Verbs are the heavy lifters of the English language. They take the subject of the sentence, usually a noun, and propel it into action. Thanks to verbs, we know that Mary halts or Jude hears. Enjoy a long list of common verbs that start with "h." Use it as a nice supplement to your reading, and watch your vocabulary grow.
One of the best ways to explore various parts of speech is to look at each variety, letter by letter. Check out an alphabetized list of 50 popular "h" verbs, one of their definitions and a few synonyms. It’ll open your mind in new and exciting ways.
to chop, cut, or damage in a rough or irregular way
butcher, chop, slash
to bargain on a price
bargain, barter, negotiate
to cheer or greet
address, salute, signal
to perceive things that are not really present
fantasize, envision, visualize
to put a stop to something
block, cease, pause
to stop or slow someone from doing something
impede, thwart, hinder
to hold or deal with something
cope, manage, operate
to attach something above without any support underneath
suspend, dangle, drape
to take place or occur by chance
occur, take place, befall
to torment or irritate
agitate, annoy, badger
to gather a crop
cultivate, crop, cull
to cause something to happen more quickly
accelerate, advance, urge
to bring forth; create a plan
concoct, contrive, scheme
to feel strong aversion or dislike
detest, abhor, loathe
to pull, drag, or transport something
bring, drag, truck
to appear as a ghost
spook, materialize, pervade
to contain, hold, or own something
bear, obtain, possess
to take the lead
direct, oversee, supervise
to make or become healthy
alleviate, cure, mend
to perceive a sound with your ears
catch, detect, perceive
to add warmth to something
warm, cook, sear
to lift something heavy
heft, hoist, launch
to pay close attention to someone or something
notice, hark, hear
to provide aid or assistance
aid, assist, boost
to pause before deciding, acting, or speaking
vacillate, pause, ponder
to conceal something
conceal, shroud, veil
to emphasize something
feature, focus, play up
to take over something that doesn’t belong to you
commandeer, capture, seize
to take a long outdoor walk
backpack, ramble, walk
to restrain or hold something back
Impede, obstruct, fetter
employ, retain, take on
to make the sound of a snake
seethe, buzz, sound
to strike or collide with
bang, bat, bludgeon
to collect or amass large amounts of goods
accumulate, amass, stockpile
to raise or lift
boost, crane, uplift
clutch, grip, retain
to make something more effective, sharpen
edge, sharpen, smooth,
to wish or desire that something will occur
expect, pray, aspire
to shock or disgust
appall, daunt, shock
to invite others
entertain, receive, wine and dine
to be suspended in one spot
float, flutter, hang
to cry out in pain
wail, lament, cry
to crowd together
assemble, consult, group
to put the arms around and hold closely
caress, cradle, embrace
to make a low, steady sound like a motor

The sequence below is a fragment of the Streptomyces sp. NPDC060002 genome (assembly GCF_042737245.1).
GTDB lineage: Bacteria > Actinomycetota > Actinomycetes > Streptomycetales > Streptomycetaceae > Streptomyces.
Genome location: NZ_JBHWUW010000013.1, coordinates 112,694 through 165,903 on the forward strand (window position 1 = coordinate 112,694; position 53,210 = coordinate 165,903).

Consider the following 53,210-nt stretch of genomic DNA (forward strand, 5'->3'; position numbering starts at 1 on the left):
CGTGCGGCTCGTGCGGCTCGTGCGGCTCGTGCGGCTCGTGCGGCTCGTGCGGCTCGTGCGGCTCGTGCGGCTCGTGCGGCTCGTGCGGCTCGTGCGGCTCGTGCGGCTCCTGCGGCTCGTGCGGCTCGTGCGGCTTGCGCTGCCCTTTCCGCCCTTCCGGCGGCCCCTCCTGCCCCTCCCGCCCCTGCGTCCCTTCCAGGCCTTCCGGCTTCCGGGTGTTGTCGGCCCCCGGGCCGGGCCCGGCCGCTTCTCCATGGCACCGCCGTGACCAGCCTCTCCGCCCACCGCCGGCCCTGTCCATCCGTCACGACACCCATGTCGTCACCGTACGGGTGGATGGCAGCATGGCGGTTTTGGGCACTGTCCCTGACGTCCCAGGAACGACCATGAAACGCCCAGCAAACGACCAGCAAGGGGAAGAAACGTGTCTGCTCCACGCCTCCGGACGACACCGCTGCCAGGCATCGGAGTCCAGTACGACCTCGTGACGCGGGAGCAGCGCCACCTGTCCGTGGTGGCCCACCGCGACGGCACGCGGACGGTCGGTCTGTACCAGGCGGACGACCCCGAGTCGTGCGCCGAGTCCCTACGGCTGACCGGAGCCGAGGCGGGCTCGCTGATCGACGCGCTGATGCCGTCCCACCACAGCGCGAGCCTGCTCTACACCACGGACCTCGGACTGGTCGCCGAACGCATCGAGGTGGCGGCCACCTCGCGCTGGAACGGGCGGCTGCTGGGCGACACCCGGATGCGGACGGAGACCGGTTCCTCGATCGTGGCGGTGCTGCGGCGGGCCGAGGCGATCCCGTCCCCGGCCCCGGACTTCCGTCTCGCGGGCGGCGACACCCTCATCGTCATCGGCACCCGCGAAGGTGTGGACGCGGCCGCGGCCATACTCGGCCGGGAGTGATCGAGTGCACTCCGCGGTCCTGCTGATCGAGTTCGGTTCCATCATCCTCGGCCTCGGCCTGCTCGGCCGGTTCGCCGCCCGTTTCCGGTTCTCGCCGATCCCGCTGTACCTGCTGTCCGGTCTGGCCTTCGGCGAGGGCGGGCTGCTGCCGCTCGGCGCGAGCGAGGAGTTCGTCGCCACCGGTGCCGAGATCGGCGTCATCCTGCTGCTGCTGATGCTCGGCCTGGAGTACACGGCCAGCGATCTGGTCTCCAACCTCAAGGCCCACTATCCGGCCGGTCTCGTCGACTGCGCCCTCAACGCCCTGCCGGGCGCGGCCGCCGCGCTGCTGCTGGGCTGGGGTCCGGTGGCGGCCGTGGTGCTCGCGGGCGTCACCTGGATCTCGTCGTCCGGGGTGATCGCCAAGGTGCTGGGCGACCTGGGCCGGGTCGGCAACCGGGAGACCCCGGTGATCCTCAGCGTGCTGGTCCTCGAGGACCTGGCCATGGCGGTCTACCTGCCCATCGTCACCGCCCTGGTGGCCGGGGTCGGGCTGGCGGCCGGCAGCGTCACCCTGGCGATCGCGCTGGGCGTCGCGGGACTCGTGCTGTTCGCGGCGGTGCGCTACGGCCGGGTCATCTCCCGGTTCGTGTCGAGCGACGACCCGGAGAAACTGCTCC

buzz, croon, drone
to look for or chase
chase, drive, stalk
to rush, move quickly, or do something faster than is comfortable
hasten, scurry, scoot
to cause someone to experience pain
injure, afflict, bruise
to move very quickly; fling with force
charge, dash, lunge
to put in a trance
captivate, mesmerize, spellbind
Let’s hop to it. Explore ten of the above verbs that start with "h" in action.
- I can’t stand it when she haggles over prices.
- This fall, we’re going to harvest a magnificent crop of pumpkins.
- We watched three little chicks hatch.
- Do you hear that screeching wind?
- I love to highlight as I read.
- Do not hinder her growth.
- Who will hold the candles?
- That movie will always horrify me.
- Listen to the coyotes howl at the moon.
- I saw the car hurtle down the hill.
The basic formula for a sentence is subject + verb + direct object. It’s up to verbs to carry out that action. They put the subject of the sentence into motion. In the sentence:
Harry hopped to the harpsichord.
“Harry” is the subject, “hopped” is the verb and “harpsichord” is the direct object. Even though they typically carry out an action, there are many different types of verbs.
- action verb - These are verbs that indicate things you can do. In the list, hoist and hunt are action verbs. They’re performing specific actions.
- helping verb - These help the main verb of the sentence, extending its meaning. Using an example from the list, if you said, “Harriet is heading to the store,” “is” is the helping verb to the main (action) verb “heading.”
- linking verbs - These verbs don’t express an action. They connect the subject of the sentence to additional information. Linking verbs are often “to be” verbs, including “am,” “is,” “are,” and “were.” An example would be, “Stuffed bears have become very huggable.”
For more on the different variations, check out what is a verb to dive deeper into the various forms of verbs.
Reading is indeed the best medicine when seeking to build our vocabulary. Still, a good word list or two can make for an interesting scan and a helpful addition to your prose. Strong and interesting verbs will take your writing to new levels, free from drab verbs. Take a journey through the alphabet with us. Move on to verbs that start with "i" and see how many new words you can add to your memory bank. Or stick with "h" and go beyond verbs to other parts of speech. Discover a comprehensive list of words that start with "h."